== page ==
Friday , July 19 2024

Pythons on your porch? Call Myanmar’s ‘Snake Princess’

At four in the morning outside a Yangon monastery, Shwe Lei and her team were wrestling 30 writhing pythons into old rice sacks and loading them into a van.

It was just another day in the life of Myanmar’s premier snake removal squad, prising pythons and cajoling cobras from dangerous entanglements with the human world before returning them to their natural habitat.

Stuffed into the sacks were three months’ worth of work, rescued from homes and apartments around Yangon and cared for at the monastery until they were fit for release to the wild.

“I love snakes because they are not deceitful,” Shwe Lei told AFP at the snake shelter run by the group, a python entwined around her body.

“If you acknowledge their nature, they are lovely.”

Her mentor Ko Toe Aung, a burly 40-year-old who said he has been hospitalized seven times since he started catching snakes in 2016, was more prosaic.

Anyone in the snake-catching game has to be “fast and agile”, he said.

“Wherever we catch a venomous snake, it is 90/10… It’s a 90% chance the snake will bite me.”

Their team — called Shwe Metta, or “Golden Love” in Burmese — has around a dozen members and rescued around 200 snakes last year from around Yangon.

Social media videos of the pair pulling snakes out of sink plugholes and extricating them from roof eaves have earned them the moniker “prince and princess of snakes” from local media.

On the scent

The team all have day jobs and rely on donations for everything from their protective gear to petrol to run their purple-colored snake “ambulance.”

They mostly catch Burmese pythons — non-venomous snakes that typically grow to around five meters (16 feet) long and squeeze their prey of rats and other small mammals to death.

Cobras and banded krait also make homes in Yangon’s apartments and are a trickier prospect — their venom can be fatal.

More than 15,000 people were bitten by snakes in Myanmar in 2014, according to the latest available figures from the World Health Organization.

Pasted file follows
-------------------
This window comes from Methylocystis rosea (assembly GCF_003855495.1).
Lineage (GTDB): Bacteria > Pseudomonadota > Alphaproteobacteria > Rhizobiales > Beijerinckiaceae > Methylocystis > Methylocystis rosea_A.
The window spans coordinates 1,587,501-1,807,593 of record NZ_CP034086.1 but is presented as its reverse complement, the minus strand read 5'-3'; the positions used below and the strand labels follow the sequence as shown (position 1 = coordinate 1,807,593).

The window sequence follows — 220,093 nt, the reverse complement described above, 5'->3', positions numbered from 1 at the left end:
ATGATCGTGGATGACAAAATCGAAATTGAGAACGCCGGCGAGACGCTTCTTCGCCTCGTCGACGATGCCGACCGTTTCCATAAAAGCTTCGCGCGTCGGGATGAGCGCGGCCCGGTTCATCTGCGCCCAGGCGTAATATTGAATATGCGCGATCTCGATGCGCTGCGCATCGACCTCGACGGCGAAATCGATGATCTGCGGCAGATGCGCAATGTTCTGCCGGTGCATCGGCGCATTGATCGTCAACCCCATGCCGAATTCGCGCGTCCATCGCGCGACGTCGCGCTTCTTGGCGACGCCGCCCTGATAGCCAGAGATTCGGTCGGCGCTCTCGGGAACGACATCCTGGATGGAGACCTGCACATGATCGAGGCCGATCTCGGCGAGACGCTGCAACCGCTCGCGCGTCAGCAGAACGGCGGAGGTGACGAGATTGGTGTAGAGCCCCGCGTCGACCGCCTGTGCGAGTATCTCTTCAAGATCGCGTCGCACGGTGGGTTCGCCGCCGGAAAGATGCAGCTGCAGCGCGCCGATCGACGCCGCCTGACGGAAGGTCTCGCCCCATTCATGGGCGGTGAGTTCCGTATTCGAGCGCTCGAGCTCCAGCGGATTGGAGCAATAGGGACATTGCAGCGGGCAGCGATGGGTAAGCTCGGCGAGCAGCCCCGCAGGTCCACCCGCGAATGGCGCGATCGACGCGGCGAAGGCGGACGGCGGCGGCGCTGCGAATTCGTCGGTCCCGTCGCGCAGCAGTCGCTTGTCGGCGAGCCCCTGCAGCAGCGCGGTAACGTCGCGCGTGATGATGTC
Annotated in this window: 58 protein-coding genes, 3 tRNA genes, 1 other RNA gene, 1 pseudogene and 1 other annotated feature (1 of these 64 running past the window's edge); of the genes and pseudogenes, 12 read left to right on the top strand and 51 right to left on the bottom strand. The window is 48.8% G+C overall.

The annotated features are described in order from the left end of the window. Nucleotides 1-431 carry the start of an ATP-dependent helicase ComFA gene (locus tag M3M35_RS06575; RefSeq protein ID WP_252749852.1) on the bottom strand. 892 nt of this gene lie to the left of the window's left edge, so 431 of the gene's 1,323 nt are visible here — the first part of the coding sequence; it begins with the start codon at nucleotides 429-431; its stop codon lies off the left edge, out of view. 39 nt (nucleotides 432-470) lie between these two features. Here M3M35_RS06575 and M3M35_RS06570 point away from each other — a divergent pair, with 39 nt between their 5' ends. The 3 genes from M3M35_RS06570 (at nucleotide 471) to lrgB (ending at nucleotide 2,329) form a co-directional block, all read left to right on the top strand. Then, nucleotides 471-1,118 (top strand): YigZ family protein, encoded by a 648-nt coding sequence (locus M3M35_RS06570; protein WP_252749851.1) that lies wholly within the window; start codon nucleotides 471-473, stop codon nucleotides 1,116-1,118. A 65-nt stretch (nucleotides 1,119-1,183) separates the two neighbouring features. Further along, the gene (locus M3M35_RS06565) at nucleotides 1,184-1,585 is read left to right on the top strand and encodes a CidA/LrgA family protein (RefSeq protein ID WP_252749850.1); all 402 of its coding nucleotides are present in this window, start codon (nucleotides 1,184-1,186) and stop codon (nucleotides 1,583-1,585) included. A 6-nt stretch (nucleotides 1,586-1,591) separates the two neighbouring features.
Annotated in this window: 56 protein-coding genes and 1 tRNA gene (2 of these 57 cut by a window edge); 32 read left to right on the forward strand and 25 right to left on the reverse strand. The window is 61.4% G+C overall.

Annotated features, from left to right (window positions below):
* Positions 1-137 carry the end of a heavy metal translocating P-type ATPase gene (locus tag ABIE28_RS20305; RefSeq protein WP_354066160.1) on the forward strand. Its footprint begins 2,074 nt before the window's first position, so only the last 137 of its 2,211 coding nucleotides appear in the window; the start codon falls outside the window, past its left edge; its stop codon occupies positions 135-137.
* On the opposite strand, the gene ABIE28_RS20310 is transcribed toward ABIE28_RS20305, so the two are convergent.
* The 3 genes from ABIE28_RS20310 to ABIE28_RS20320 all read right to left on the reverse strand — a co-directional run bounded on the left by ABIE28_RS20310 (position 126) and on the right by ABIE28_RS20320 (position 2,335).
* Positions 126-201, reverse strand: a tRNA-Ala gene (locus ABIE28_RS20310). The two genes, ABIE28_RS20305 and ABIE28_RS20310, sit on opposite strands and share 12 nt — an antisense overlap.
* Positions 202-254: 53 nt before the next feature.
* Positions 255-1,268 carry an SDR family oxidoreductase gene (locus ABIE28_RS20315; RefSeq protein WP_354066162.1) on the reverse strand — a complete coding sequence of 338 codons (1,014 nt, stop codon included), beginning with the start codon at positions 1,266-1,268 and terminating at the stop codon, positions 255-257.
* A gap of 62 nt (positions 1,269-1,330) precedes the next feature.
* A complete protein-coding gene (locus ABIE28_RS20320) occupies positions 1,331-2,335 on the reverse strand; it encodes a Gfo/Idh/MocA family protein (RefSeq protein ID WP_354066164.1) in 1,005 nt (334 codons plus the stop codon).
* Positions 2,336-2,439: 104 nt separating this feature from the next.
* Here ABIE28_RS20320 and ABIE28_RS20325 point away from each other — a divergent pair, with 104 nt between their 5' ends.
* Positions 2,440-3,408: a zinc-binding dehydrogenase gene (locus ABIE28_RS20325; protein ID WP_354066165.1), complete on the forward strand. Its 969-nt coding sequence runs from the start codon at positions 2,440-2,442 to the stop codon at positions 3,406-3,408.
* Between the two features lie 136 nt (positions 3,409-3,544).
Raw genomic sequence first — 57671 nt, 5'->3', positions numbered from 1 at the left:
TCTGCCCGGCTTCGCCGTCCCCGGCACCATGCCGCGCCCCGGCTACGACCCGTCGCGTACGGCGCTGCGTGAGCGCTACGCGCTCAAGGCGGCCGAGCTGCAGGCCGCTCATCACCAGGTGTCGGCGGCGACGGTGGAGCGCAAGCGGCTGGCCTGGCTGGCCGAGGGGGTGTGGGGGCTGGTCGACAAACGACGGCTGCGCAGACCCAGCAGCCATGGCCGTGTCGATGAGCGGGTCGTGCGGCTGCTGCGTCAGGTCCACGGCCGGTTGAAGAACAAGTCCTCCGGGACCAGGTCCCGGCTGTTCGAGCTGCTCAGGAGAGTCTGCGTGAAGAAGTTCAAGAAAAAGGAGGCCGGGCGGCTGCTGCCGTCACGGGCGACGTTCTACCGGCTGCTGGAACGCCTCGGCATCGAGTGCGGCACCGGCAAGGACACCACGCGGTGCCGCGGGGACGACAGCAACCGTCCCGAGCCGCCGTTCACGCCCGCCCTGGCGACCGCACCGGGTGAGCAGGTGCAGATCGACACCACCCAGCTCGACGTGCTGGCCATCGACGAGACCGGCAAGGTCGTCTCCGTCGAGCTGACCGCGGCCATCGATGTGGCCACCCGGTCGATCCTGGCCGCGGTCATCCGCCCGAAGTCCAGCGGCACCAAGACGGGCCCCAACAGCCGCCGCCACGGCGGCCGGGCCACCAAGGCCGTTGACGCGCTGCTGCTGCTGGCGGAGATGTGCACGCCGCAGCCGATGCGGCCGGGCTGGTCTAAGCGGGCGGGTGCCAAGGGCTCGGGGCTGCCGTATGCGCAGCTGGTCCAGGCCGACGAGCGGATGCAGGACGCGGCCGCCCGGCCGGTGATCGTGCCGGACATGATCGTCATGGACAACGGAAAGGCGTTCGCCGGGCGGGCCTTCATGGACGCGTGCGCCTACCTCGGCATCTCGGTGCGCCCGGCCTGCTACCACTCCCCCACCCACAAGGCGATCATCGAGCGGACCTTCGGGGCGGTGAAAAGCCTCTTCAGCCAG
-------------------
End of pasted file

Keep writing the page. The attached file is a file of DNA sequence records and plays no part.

Of those, 1,250 died, a fatality rate higher than many other countries, largely due to Myanmar’s creaking healthcare system and patchy access to antivenoms.

It is a danger never far from the team’s work.

In March, they spent two days trying to remove several cobras nesting underneath a Yangon house.

They mostly catch Burmese pythons -- non-venomous snakes that typically grow to around five metres (16 feet) long. Photo by AFP/Sai Aung Main

They mostly catch Burmese pythons — non-venomous snakes that typically grow to around five meters (16 feet) long. Photo by AFP/Sai Aung Main

Tunneling into the foundations as neighbors watched, their digging was frequently interrupted by the snakes inside spitting venom towards them.

“It stinks,” said Ko Ye Min, 31, a tattooed member of the team, as he took a break from trying to reach the nest.

Recognizing exactly which kind of stink is another skill a snake-catcher must hone, according to Ko Toe Aung.

“We have to be familiar with their smells… to identify the species of snakes before removing them,” he said.

Cobras smell “rotten”, he said.

“But the smell of a python is much stronger. Sometimes we even vomit when we bring it into the ambulance.”


Through their online videos and growing fame, the Shwe Metta team hope to encourage people to be more compassionate towards the slithering reptiles — especially if one turns up in their house.

In the past people… used to kill snakes whenever they found them,” said Shwe Lei.

“But they have more knowledge and they know we can release snakes back into the wild. So they call us to capture and remove them.”

The rescued snakes are kept under observation in a nearby monastery until there are enough of them to justify a journey into the bush to release them.

In late March, the team walked into the sweltering backwoods of the Bago Yoma hills, 150 kilometers (90 miles) north of Yangon, on such a journey.

Each member carried a python in a bag slung over their shoulder until they reached a suitable spot to release it.

A few of the dazed reptiles needed gentle prods to get going, but after weeks in a cage and a five-hour car journey, Shwe Lei sympathized.

“Nobody likes the feeling of being locked up,” she said after the last one had slithered off — hopefully not to return to the human world for a long time.

“I feel happy releasing the snakes… from the point of view of compassion for each other, it is satisfying.”

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